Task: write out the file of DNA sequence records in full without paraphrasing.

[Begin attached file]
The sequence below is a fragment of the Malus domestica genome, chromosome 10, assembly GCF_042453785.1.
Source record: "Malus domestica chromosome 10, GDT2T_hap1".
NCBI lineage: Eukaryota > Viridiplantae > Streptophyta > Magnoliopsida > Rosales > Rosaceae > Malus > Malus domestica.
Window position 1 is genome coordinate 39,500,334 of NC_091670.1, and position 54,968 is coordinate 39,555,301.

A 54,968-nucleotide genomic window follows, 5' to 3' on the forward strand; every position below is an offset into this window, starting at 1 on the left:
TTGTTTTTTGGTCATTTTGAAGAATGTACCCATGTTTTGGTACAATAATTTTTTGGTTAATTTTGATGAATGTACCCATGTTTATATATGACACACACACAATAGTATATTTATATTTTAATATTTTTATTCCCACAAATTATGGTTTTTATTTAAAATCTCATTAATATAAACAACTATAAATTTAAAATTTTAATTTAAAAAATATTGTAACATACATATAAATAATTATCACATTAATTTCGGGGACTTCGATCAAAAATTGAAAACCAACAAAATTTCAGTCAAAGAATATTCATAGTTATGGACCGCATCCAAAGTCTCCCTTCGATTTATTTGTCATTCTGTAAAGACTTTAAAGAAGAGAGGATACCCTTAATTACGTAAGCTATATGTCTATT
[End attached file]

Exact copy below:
The sequence below is a fragment of the Malus domestica genome, chromosome 10, assembly GCF_042453785.1.
Source record: "Malus domestica chromosome 10, GDT2T_hap1".
NCBI lineage: Eukaryota > Viridiplantae > Streptophyta > Magnoliopsida > Rosales > Rosaceae > Malus > Malus domestica.
Window position 1 is genome coordinate 39,500,334 of NC_091670.1, and position 54,968 is coordinate 39,555,301.

A 54,968-nucleotide genomic window follows, 5' to 3' on the forward strand; every position below is an offset into this window, starting at 1 on the left:
TTGTTTTTTGGTCATTTTGAAGAATGTACCCATGTTTTGGTACAATAATTTTTTGGTTAATTTTGATGAATGTACCCATGTTTATATATGACACACACACAATAGTATATTTATATTTTAATATTTTTATTCCCACAAATTATGGTTTTTATTTAAAATCTCATTAATATAAACAACTATAAATTTAAAATTTTAATTTAAAAAATATTGTAACATACATATAAATAATTATCACATTAATTTCGGGGACTTCGATCAAAAATTGAAAACCAACAAAATTTCAGTCAAAGAATATTCATAGTTATGGACCGCATCCAAAGTCTCCCTTCGATTTATTTGTCATTCTGTAAAGACTTTAAAGAAGAGAGGATACCCTTAATTACGTAAGCTATATGTCTATT